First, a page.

Sermon Illustrations

Compassion in an Inner-City Church

Feed the dogs. Touch the dumb, and find faith in places where you least expect it. This is what truly brings pleasure to our Lord, much more than any outward show of self-righteousness.

There is church in the inner-city of Chicago that for me demonstrates this kind of faith and grace. It’s Philip Yancey’s church, the LaSalle Street Church, and he talks about what his church did for Adolphus, a young black man with a wild, angry look in his eye. He says, “Every inner-city church has at least one Adolphus.” He had spent some time in Vietnam, and most likely his troubles started there. He could never hold a job for long. His fits of rage and craziness sometimes landed him in an asylum.

If Adolphus took his medication on Sunday, he was manageable. Otherwise, well, church could be even more exciting than usual. He might start at the back and high-hurdle his way over the pews down to the alter. He might raise his hands in the air during a hymn and make obscene gestures. Or he might wear headphones and tune in bebop music instead of the sermon.

As part of worship, LaSalle [Church] had a time called “Prayers of the People.” We would stand, and spontaneously various people would call out a prayer for peace in the world, for healing of the sick, for justice in the community around us. “Lord, hear our prayer,” we would respond in unison after each spoken request. Adolphus soon figured out that Prayers of the People provided an ideal platform for him to air his concerns.

“Lord, thank you for creating Whitney Houston and her magnificent body!” he prayed one morning. After a puzzled pause, a few chimed in weakly, “Lord, hear our prayer.”

“Lord, thank you for the big recording contract I signed last week, and for all the good things happening to my band!” prayed Adolphus. Those of us who knew Adolphus realized he was fantasizing, but others joined in with a heartfelt, “Lord, hear our prayer…”

A group of people in the church, including a doctor and a psychiatrist, took on Adolphus as a special project. Every time he had an outburst, they pulled him aside and talked it through, using the word “inappropriate” a lot …

We learned that Adolphus sometimes walked the five miles to church on Sunday because he could not afford the bus fare. Members of the congregation began to offer him rides. Some invited him over for meals. Most Christmases he spent with our assistant pastor’s family.

Boasting about his musical talent, Adolphus asked to join the music group that sang during Communion services. After hearing him audition, the leader settled on a compromise: Adolphus could stand with the others and sing, but only if his electric guitar remained unplugged (he had absolutely no music ability). Each time the group performed thereafter, Adolphus stood with them and sang and played his guitar, which, thankfully, produced no sound …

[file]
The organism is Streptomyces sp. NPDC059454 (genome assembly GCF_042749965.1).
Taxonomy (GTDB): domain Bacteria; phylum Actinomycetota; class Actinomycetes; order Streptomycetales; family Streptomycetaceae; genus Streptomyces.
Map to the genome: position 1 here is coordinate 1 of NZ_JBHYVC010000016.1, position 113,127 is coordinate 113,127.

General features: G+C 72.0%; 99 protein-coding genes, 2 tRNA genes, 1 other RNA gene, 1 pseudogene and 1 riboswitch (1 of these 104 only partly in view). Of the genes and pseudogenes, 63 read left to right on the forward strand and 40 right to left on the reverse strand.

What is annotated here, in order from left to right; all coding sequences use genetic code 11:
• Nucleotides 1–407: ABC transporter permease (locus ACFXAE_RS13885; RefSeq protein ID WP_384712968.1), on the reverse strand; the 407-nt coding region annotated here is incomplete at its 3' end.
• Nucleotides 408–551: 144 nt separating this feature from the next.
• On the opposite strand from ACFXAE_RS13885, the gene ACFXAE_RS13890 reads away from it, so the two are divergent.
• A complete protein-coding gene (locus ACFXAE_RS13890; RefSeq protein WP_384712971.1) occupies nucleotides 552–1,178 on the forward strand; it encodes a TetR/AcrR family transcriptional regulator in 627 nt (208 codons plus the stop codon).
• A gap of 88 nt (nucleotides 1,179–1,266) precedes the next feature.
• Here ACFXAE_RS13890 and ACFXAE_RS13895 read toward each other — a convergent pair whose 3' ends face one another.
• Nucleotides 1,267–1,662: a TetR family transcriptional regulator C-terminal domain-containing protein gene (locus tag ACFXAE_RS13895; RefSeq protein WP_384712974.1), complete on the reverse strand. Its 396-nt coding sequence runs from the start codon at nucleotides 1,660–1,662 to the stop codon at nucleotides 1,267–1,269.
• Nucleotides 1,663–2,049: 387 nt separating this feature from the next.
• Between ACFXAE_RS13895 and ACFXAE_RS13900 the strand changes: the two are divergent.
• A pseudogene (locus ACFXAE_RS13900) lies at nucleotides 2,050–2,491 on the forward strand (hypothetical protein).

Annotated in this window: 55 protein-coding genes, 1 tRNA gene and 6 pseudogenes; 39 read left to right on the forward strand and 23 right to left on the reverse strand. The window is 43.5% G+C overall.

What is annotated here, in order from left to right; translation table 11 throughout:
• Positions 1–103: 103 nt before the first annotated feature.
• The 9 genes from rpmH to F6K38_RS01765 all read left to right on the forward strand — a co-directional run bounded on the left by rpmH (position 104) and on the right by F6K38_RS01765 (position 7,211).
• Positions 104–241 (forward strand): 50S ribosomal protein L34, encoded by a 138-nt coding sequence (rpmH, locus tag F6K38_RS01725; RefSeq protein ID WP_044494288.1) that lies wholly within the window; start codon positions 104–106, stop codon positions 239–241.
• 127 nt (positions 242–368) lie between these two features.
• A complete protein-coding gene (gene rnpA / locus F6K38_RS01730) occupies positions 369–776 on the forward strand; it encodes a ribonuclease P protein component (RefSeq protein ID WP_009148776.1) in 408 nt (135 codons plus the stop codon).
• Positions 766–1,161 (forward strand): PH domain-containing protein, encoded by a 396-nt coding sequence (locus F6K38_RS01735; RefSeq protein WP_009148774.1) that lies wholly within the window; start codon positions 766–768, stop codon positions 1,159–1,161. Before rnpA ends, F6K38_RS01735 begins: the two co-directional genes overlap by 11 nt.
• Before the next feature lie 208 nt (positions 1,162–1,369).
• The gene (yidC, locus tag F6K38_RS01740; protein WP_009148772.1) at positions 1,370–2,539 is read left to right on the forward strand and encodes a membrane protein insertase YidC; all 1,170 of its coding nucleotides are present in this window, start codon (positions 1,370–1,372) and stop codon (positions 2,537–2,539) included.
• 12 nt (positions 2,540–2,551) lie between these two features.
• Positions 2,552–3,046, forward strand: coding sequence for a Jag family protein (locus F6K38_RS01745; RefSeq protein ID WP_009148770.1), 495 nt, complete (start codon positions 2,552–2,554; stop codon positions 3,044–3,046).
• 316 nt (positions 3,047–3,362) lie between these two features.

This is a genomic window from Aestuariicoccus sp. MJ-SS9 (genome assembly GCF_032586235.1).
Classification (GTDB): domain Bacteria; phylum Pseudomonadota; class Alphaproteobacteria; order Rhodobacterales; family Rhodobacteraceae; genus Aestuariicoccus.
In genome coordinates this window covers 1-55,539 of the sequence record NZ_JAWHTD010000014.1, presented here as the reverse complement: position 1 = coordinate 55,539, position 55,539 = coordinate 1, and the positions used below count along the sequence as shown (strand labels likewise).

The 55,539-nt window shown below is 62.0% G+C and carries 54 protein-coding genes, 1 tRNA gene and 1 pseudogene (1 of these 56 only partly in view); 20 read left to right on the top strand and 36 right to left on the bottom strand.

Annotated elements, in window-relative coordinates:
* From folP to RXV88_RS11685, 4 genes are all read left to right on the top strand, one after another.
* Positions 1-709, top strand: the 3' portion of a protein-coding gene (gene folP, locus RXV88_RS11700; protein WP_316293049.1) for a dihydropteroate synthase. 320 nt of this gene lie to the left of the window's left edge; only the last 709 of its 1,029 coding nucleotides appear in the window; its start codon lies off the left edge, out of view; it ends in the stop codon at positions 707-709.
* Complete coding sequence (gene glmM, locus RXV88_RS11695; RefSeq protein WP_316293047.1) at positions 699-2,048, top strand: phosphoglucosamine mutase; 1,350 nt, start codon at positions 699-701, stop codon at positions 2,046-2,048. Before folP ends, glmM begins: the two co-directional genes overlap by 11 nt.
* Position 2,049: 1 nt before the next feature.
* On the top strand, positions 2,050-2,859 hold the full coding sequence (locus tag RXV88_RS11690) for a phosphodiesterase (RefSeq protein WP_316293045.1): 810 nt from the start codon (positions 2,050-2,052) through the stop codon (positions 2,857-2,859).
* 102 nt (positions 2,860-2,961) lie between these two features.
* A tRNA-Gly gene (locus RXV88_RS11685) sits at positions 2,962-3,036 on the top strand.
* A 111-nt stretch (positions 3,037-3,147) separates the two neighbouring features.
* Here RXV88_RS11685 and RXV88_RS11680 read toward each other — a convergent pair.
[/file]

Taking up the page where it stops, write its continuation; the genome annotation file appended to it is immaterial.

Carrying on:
The day came when Adolphus asked to join the church. Elders quizzed him on his beliefs, found little by way of encouragement, and decided to put him on a kind of probation. He could join when he demonstrated that he understood what it meant to be a Christian, they decided, and when he learned to act appropriately around others in church.

Against all odds, Adolphus’s story has a happy ending. He calmed down. He started calling people in the church when he felt the craziness coming on. He even got married. And on the third try, Adolphus was finally accepted for church membership.

In his entire life, no one had ever invested that kind of energy and concern in him. He had no family, he had no job, he had no stability. Church became for him the one stable place. It accepted him despite all he had done to earn rejection. It gave him a second chance, and a third, and a fourth.

Philip Yancey concludes, “Christians who had experienced God’s grace transferred it to Adolphus, and that stubborn, unquenchable grace gave me an indelible picture of what God puts up with by choosing to love the likes of me. (Philip Yancey, “Taking My Stand with the Church,” Leadership, Spring 1996;

From a sermon by C. Philip Green, Feed the Dogs, 10/16/2009

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